Will Finance Minister Pranab Mukherjee take shelter in non-tax revenues to hold the budget deficit at a respectable level? Why not, if that means pleasing the aam aadmi, corporate billionaires and nagging economists. Look at Mukherjee's dilemma: he cannot hike direct or indirect taxes beyond a certain point.
If he does that would hurt consumption and consequently derail any chances of recovery in the economy. Similarly, he doesn't have the luxury of reducing subsidies in a big way or even tinkering with government's inclusive agenda of uplifting the bottom of the pyramid. Such an act would be politically suicidal for the Congress-led UPA government which is losing people's confidence by the day.
So caught between the devil and the deep sea, the only safe option looks to be pumping up non-tax revenues through aggressive PSU disinvestment and one-off items like auctioning of cancelled 2G licenses and also 4G licenses, and amnesty scheme for channelising black money for productive purposes etc.
Over the decade, the non-tax revenues in the union budget have contributed anywhere between 15 to 30 per cent of total revenues. This share has actually gone down from 31 per cent in 2002-03 to a Budgeted 16 per cent in 2011-12 especially because of delay in privatisation of PSUs. The bread and butter stable source of non-tax revenues are interest on loans from state government, dividends and interest from RBI, PSUs, banks, etc.
Experts say even in these stable sources, the finance minister has enough headroom to increase the revenue contribution by demanding a higher share of dividends from public enterprises. For example, ONGC is the largest PSU in terms of profitability with profit after tax of close to Rs 20,000 crore in 2010-11. The dividend payout can easily go up from the existing 350 per cent.
There is also the possibility of finance minister pleading with PSUs to dole out higher dividend payouts in view of the slowdown in the economy and the deteriorating finances of the government. The disinvestment of PSUs is yet another window for raising higher resources. Past finance ministers have actually failed to make good use of the disinvestment window.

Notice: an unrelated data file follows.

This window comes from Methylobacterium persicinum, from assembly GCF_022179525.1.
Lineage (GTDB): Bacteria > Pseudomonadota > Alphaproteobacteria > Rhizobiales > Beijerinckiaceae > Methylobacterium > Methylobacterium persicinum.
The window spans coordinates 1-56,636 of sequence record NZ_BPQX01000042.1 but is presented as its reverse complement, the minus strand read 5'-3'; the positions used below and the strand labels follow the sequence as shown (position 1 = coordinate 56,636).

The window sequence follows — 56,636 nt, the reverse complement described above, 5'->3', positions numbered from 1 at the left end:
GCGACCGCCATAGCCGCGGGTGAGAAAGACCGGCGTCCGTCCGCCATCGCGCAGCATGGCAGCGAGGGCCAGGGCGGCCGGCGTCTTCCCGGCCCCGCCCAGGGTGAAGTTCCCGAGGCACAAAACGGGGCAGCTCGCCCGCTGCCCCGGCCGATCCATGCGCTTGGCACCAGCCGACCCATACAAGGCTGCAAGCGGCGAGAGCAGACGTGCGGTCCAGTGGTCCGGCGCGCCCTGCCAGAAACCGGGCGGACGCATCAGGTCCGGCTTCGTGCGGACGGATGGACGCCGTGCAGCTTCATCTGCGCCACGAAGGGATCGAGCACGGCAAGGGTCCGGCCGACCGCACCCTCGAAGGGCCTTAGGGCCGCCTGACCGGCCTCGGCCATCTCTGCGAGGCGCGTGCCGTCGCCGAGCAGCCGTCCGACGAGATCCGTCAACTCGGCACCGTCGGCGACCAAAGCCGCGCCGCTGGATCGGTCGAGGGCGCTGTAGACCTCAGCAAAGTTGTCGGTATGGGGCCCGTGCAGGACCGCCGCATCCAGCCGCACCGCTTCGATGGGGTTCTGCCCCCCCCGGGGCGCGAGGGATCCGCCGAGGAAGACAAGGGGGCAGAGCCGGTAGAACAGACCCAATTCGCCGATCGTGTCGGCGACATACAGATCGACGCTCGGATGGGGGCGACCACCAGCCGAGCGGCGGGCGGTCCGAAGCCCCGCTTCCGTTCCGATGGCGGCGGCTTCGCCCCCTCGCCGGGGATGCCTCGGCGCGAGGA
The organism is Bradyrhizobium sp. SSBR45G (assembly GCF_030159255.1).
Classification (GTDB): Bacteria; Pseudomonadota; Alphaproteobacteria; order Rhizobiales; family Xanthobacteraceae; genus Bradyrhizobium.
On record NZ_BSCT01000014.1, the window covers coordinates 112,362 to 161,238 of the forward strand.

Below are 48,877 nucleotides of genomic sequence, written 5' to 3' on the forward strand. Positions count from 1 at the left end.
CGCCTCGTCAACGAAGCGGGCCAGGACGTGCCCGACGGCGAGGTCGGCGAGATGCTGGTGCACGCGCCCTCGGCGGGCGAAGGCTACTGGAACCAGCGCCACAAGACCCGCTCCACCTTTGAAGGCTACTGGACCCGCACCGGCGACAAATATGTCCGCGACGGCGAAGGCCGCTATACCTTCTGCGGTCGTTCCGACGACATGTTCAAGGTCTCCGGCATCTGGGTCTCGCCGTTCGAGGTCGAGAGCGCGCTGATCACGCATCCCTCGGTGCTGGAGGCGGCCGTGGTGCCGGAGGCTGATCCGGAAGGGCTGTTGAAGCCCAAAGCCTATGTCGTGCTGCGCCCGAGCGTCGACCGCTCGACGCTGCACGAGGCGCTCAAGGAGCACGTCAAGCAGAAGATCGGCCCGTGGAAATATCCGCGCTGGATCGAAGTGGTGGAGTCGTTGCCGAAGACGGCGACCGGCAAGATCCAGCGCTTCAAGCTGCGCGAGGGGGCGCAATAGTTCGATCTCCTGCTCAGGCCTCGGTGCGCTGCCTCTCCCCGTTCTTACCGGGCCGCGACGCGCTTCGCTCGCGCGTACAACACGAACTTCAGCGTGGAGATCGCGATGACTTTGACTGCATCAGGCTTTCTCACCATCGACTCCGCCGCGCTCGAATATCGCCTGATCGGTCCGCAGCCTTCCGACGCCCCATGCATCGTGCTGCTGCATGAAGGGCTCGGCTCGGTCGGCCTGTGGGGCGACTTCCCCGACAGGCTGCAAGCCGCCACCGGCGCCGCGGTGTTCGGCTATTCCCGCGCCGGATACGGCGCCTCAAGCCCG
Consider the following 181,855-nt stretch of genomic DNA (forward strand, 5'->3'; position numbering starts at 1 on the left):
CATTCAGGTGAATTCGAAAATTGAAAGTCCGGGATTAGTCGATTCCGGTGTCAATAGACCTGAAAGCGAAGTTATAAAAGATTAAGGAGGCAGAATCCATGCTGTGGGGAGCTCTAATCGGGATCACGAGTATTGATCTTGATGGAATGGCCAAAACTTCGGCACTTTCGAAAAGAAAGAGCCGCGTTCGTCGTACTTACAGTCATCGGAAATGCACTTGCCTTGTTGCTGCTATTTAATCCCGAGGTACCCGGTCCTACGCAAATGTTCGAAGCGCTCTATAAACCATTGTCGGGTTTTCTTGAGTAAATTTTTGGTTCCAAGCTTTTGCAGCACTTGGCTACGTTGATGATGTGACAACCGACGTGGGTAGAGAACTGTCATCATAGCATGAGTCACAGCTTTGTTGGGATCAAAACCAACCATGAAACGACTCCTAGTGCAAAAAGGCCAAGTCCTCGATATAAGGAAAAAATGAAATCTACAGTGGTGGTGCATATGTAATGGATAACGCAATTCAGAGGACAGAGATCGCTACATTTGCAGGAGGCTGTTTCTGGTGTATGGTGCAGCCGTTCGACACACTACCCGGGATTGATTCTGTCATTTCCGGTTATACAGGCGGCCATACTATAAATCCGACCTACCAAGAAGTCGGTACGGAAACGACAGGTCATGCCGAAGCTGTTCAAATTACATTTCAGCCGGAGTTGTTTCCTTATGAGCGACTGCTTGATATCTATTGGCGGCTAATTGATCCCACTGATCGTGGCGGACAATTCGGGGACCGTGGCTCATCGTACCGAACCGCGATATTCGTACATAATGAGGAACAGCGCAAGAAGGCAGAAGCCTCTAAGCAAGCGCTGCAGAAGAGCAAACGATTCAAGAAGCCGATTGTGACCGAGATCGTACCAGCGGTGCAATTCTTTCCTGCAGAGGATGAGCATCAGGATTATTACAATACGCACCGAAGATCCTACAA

In the current fiscal 2011-12, the government has struggled to raise around Rs 14,000 crore through Power Finance Corporation and ONGC as against a targeted Rs 40,000 crore. A year before, the finance minister mobilised Rs 22,700 crore by selling stake in half a dozen PSUs like Power Grid Corporation, Coal India, Shipping Corpopration etc against the targeted Rs 40,000 crore.
Mukherjee could utilise this pipeline more aggressively in 2012-13. Take for example the three large PSU disinvestment candidates where government holds anywhere between 80-100 per cent - Hindustan Copper, SAIL and Oil India - all are valued at over Rs 1,00,000 crore. If they divest 20 per cent, these three entities alone could garner a minimum of Rs 20,000 crore provided the stock market also remains buoyant. The auctioning of telecom licenses is yet another opportunity to explore to raise higher non tax revenues.
The icing on the cake would be an amnesty scheme to channel back black money for productive purposes. Home minister P Chidambaram, who was the finance minister in the United Front regime in late 90s, came out with a voluntary disclosure scheme in 1997 which coughed up nearly Rs 10,000 crore those days. An amnesty scheme could be a joker in the pack for finance minister, if he takes a call to launch it in the budget or during the year, though there will be political repercussions.
There is no dearth of options, but what is required is a will to do it. And if Mukherjee succeeds in raising higher non-tax revenues, this will actually save the day for him and also lift the sagging fortunes of the UPA Government.
Still, some experts warn that any heavy reliance on non tax revenues - especially one-off items - is not a good long-term solution for country's fiscal consolidation drive. In order to attract foreign investors and promote private investments, the country needs more a credible solution to close the growing fiscal deficit. The stock solution lies in taming unnecessary subsidies and widening the tax base. And Mukherjee would surely say; save that for another day.